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from the Flower Garden Banks National Marine Sanctuary Sustainable Seas Expeditions,
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Flower Garden Banks National Marine Sanctuary SSE Accomplishments Report

On August 29, DeepWorker pilots Steve Gittings, Edie Widder, Peter Vize, and Emma Hickerson departed Key West on board the NOAA Ship Ferrel and steamed towards the Flower Garden Banks National Marine Sanctuary. Flat, calm seas and dolphin and whale spottings brought hopes for good weather during the missions. Unfortunately, the sea state took a downward turn about the time the Flower Garden Banks hit the radar screen. Although faced with unpredictably bad weather, and certain logistical problems, a total of 12 DeepWorker dives were conducted in the short time nature cooperated.

Coral Spawning

A remotely operated vehicle is deployed to document spawning. Weather and sea conditions did not permit scuba or DeepWorker dives to be conducted during this event. (Photo credit: FGBNMS)

On the peak spawning night for several species of coral, scuba and submersible operations were canceled due to weather conditions and sea states. Fortunately, an S2 Phantom remotely operated vehicle (ROV) could be deployed to document this event. Phil Otalora, Nuytco, flew the ROV for several hours as others crowded around the screen to witness the beauty of the "snowstorm" occurring beneath the water. Dr. Peter Vize, the principle investigator of the coral spawning project, made several good observations using the ROV as his window to the spawning. He recorded the deepest spawning observation to date, Montastraea cavernosa (a star coral) at 43 meters.

Unfavorable sea states disrupted submersible diving operations for the remainder of the first week, so scuba and ROV operations were continued. Spawn collections were made using scuba. Samples from blushing star coral, Stephanocoenia sp., verified that this species' eggs are fertilized prior to release from the female coral.

Geological Exploration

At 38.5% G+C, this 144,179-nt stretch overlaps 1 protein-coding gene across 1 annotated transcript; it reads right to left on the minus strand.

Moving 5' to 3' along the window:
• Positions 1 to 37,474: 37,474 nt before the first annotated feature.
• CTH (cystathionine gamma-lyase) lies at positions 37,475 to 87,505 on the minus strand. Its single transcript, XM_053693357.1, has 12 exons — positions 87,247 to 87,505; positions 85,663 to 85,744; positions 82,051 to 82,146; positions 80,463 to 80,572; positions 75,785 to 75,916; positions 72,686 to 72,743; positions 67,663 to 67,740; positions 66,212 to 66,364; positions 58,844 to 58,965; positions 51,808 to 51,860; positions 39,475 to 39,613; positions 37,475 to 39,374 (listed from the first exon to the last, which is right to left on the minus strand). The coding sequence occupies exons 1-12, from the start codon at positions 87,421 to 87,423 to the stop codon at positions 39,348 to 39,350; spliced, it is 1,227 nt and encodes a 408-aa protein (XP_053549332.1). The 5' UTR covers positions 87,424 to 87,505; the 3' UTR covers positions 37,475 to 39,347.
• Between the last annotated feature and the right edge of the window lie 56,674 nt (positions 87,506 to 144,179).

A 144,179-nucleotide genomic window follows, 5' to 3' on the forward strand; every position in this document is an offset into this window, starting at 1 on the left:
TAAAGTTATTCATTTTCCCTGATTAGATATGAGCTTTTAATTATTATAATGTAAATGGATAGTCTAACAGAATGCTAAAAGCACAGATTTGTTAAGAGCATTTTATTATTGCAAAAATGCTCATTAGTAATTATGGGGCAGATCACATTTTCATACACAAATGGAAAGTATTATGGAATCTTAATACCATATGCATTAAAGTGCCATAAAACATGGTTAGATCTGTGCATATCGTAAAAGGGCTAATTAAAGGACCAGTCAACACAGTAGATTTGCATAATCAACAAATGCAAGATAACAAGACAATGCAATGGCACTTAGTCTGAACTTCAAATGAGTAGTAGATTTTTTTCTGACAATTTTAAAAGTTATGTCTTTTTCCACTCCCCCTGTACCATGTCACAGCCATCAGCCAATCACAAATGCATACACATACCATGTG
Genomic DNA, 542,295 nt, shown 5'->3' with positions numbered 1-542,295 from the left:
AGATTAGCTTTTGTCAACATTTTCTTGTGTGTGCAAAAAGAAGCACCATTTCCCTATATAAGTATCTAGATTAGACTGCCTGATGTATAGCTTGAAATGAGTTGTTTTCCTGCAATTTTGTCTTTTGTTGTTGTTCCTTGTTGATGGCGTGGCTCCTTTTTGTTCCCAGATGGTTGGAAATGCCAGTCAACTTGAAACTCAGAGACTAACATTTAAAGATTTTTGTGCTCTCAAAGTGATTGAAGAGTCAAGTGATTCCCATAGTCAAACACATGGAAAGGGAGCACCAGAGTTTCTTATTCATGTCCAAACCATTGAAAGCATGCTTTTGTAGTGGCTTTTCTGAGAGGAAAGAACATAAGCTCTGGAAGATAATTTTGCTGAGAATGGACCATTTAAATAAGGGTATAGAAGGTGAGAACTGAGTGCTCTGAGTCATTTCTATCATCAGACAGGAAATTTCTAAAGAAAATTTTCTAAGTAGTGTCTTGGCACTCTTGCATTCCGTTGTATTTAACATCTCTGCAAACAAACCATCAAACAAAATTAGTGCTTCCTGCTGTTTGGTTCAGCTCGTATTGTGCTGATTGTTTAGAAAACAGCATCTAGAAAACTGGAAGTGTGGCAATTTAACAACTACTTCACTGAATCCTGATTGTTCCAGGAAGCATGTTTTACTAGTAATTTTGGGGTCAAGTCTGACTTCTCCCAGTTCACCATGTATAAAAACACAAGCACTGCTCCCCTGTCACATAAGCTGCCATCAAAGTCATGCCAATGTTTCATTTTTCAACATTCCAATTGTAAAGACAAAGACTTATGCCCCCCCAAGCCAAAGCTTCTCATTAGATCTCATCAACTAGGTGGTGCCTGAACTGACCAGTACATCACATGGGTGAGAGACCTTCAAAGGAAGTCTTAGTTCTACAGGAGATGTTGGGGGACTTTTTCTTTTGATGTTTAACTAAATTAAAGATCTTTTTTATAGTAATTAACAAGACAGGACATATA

Emma Hickerson, research coordinator for the sanctuary, prepares for a dive. (Photo credit: Frank Burek)

During dives, DeepWorker pilots reported changes in topography to topside. The vertical incline of the reef crest on the west bank varied from around 50-80 degrees. Some portions were densely covered with well developed boulder and star corals. In other areas, it was clear that the reef had collapsed and toppled down to the sandy bottom. What was left was just rubble. On two occasions, pilots Emma Hickerson and Laddie Akins observed small canyon like formations with reef structures forming the canyon walls. These areas had sandy bottoms, as if some force had been moving down the crest like a river. Emma and Laddie followed the "rivers" up to 90 feet (30 m) to a sunken "bowl" shaped depression, approximately 30 feet (10m) across, with the "river" of sand forming a horseshoe around the top side, and returning down the crest on the other side of the "bowl". In the middle of the depression was well formed reef - star and brain coral - just lower than everything around it. This area appeared to have sunk, probably due to dissolution of the salt dome underneath. Hence, somewhere below, a brine seep like that on the east bank may exist.

On the east bank, Jim Gardner and Dave Lott used technology provided by the U.S. Geological Survey to navigate the ROV to points of interest in and around the brine seep. The ROV was also used to explore the north ridge of a graben area. The U.S. Geological Survey mapped the Flower Gardens in the winter of 1998 using high resolution multibeam sonars. The images were taken originally to test equipment but were spectacular and informative, stimulating further interest. A paper on this work was published in the recent dedicated issue of the journal Gulf of Mexico Science (for copies, email emma.hickerson@noaa.gov).